The revised Schoenberg Soloist prospectus.

The Schoenberg 'catalog'.

        Dana Bourgeois, built approximately 100 Schoenberg guitars (about seven batches) at his shop in Topsham, Maine, traveling to voice the tops at the C. F. Martin & Company plant in Nazareth.

        Throughout 1987 and 1988, Dana was assisted by his second apprentice, Ted Schieps (a jazz guitarist now living in France), who had taken over from T. J. Thompson, Dana's former apprentice (and, by now, Repair Shop Foreman at Elderly Instruments in Lansing, Michigan).

        As Dana recalls, "I built guitars in runs of 10, 15, or 20 at a time.  I selected all of the materials, made up most of the parts in my shop, and essentially sent guitar kits to Martin to assemble for us.  During construction I went to the Martin plant and voiced each soundboard, making minute gradations based upon what I heard".

        The idea was that Dana's individualized tap-tuning, or 'voicing', of the guitar tops during the Martin production process would enhance the instruments' handmade quality.

Dana Bourgeois performed the following in Topsham, Maine:

 Selection of top wood.
 Selection of back & side woods.
 Matching of tops and backs.
 Top thicknessing.
Top shaping & joining.
 Soundhole rosette inlay.
Back shaping & joining.
Side bending (from 1989 on).
 Brace carving (scalloping).
 Top bracing.
 Bridge carving.
 Top voicing (aka tap tuning)
--at C. F. Martin & Company in Nazareth, Pennsylvania.
 Final setup.

C. F. Martin & Company performed the following in Nazareth, Pennsylvania:

Hand bending of sides (prior to 1989). 
Neck carving (from special template provided by Bourgeois).
Back bracing.
Body assembly.
Neck set (with average bridge height specified by Bourgeois).
 Application of standard lacquer finish.
Installation of standard Grover tuners.
C. F. Martin & Company serial number applied on brass plate on neck block.

The OM Cutaway Soloists were identical to the original prototype Soloist
with the following exceptions:
Plain (no sunburst) finish.
Bone nut (not graphite).
Adjustable truss rod.
"T" frets (not bar frets).

Brazilian Rosewood was standard for the back and sides.

The following are details of a typical Schoenberg Soloist:
(This example is from 1988, serial number 476,471):

        Upon completion, each Schoenberg Soloist carried an engraved plaque inside stating, "Made expressly for Schoenberg Guitars by C. F. Martin Co.", followed by a Martin serial number.  Never before had Martin been so straightforward about their manufacturing input into instruments bearing another name.  The guitars also bore an internal label signed by both Schoenberg and Bourgeois.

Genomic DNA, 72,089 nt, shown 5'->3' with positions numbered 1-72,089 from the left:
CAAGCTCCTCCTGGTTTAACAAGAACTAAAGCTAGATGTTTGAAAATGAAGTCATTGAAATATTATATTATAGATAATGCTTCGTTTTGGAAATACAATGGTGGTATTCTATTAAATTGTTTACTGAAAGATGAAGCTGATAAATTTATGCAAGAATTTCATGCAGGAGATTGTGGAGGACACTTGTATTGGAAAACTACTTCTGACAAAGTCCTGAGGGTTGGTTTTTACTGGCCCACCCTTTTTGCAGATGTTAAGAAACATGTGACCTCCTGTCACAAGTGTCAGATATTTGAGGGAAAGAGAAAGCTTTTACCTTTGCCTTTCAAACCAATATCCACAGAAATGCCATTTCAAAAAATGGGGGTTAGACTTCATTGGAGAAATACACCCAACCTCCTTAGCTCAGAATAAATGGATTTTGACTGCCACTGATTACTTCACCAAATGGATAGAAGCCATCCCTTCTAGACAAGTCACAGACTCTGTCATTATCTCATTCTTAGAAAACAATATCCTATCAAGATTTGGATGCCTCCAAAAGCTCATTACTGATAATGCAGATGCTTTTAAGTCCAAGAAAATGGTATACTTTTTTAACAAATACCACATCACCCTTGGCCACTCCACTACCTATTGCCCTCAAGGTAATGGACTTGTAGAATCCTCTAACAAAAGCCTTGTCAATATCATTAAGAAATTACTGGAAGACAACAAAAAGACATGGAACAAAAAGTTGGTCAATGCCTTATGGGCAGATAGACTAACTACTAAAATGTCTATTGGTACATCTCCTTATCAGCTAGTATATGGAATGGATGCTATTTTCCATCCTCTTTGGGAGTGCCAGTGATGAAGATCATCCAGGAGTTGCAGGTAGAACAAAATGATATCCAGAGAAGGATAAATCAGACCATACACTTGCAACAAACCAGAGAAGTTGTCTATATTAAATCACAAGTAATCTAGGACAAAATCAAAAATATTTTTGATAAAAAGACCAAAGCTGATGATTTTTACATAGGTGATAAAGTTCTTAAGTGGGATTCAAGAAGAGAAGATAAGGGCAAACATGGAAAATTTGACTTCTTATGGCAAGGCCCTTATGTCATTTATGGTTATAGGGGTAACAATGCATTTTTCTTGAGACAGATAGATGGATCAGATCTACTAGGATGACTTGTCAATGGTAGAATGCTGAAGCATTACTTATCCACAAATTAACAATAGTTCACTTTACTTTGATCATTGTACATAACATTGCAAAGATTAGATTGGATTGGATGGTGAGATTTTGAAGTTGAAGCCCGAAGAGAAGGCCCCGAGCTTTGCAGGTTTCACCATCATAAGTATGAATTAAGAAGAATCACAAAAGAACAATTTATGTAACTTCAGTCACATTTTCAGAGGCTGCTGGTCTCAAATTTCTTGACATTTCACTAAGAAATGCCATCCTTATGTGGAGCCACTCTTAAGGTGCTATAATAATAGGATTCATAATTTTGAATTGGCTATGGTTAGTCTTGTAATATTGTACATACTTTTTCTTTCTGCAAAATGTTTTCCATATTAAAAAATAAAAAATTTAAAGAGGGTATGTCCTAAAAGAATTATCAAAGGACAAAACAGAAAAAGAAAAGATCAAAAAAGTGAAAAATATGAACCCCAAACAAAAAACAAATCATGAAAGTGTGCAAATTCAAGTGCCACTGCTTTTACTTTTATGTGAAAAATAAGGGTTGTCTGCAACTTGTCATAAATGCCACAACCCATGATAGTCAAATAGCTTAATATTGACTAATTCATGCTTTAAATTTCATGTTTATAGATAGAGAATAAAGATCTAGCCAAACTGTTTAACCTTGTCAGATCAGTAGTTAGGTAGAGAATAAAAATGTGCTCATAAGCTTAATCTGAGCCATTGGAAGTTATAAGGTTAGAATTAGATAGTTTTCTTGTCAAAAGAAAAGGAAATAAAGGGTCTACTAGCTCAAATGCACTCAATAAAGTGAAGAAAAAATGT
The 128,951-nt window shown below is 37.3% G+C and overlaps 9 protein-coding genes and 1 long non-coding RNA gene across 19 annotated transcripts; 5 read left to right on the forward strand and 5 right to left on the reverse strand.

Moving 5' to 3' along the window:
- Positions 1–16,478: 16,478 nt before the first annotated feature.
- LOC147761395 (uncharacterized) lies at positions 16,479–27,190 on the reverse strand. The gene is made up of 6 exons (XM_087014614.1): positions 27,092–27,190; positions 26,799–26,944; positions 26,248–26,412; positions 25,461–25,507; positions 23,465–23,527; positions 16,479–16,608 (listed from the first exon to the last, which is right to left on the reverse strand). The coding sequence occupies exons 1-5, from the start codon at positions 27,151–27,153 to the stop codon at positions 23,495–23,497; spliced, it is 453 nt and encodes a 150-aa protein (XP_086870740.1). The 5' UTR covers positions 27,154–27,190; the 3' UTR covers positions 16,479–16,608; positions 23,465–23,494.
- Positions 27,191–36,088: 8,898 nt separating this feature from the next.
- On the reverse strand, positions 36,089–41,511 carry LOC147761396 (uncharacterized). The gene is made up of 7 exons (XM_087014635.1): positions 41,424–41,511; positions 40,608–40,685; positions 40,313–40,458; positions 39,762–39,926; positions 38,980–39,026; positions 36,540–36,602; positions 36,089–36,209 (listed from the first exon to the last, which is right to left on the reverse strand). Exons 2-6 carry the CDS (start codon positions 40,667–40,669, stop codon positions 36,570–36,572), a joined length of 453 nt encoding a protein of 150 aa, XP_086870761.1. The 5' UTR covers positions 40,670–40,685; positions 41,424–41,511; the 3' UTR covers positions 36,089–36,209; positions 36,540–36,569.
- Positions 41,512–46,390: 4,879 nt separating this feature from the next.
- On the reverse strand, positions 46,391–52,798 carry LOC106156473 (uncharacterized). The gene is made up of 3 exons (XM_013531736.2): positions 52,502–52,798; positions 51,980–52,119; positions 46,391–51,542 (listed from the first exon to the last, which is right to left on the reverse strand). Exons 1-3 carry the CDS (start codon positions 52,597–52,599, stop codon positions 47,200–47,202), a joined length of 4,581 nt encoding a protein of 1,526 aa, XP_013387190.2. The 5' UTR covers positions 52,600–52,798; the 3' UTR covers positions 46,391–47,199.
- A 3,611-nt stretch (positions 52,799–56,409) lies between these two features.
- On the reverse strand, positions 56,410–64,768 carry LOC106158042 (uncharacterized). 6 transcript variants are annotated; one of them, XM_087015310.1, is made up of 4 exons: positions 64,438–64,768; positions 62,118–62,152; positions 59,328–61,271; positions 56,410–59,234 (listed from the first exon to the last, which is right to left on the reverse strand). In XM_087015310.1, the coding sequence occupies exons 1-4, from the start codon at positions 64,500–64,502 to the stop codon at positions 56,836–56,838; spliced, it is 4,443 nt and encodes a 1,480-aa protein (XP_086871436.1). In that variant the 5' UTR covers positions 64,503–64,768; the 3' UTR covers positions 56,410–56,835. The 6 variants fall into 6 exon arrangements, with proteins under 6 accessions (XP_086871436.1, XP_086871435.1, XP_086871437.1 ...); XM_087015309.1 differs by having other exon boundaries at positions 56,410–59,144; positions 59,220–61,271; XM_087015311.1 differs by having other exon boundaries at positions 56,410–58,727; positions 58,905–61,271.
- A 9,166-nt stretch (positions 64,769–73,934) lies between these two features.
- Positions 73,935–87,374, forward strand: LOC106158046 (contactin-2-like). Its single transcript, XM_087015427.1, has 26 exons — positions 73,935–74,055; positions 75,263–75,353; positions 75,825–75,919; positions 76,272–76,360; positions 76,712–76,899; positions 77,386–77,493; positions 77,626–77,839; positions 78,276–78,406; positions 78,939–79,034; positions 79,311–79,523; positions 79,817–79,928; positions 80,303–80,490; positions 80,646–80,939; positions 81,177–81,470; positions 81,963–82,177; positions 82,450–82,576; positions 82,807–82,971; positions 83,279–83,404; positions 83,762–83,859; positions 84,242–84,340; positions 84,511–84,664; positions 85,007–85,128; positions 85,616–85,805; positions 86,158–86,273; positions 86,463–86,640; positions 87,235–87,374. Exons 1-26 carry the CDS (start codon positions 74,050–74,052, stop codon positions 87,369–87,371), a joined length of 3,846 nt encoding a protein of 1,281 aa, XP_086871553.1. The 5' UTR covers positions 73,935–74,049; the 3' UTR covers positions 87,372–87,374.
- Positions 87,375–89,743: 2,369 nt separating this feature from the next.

("Featuring the unique Voiced Top" is obscured by a string beneath the Schoenberg logo).

        Eric Schoenberg's favorite personal instrument, which he used from 1989 through 2001, was a 1988 Soloist, made from Englemann Spruce and Brazilian Rosewood:

        "The neck is 1 7/8" wide at the nut, and spacing at the bridge is 2 3'8", the same as the vintage 12-fret Martins of yesteryear. I owned this guitar and played and travelled with it extensively for a dozen years; fell in love with it when it first arrived new from the Martin factory, but it had been custom ordered (the wide neck). I flipped over this neck; though wider, there is a magical perfection about the shape. Pure luck, most likely, but nevertheless, wonderful. A year later, when the customer called asking us to cut the neck down, I offered him a new one and kept this one. The top came to us as Engelmann, but there's nothing in the tone of this instrument that fits any of the generalities of how Engelmann is supposed to sound. It is clear and strong, cuts through large groups easily; not warm, but focused. Either it was mistaken as Engelmann by the supplier, or else it proves that tonal generalities about different species of spruce are just that: generalities". --Eric Schoenberg

"Care and Feeding" booklet that accompanied each Soloist.

Schoenberg's proprietary "Soloist" strings.

The Schoenberg warranty.

        Dana Bourgeois was a 'fan' of Martin D size guitars, and personally owned a 1953 Martin D-28 with an Englemann Spruce top.  Thus, although the vast majority of Soloists are OM cutaways, serial # 472,277 was a D, or Dreadnought, size, and # 474,751 was a cutaway D.

A Dreadnought Cutaway Soloist.

        Another D cutaway was built with a German Spruce top, Brazilian Rosewood back and sides, Martin style "42" inlays, and a Maple neck.  This guitar was loaned to Bluegrass guitarist Tony Rice, who 'rejected' it simply because he did not like cutaways.  Dana Bourgeois kept it, and later sold it to Jack Beck, acclaimed Scottish folk-singer.  Its serial number is 482,966.

Jack Beck and Dana Bourgeois in Maine c. 1990.

Jack Beck playing his D cutaway Soloist.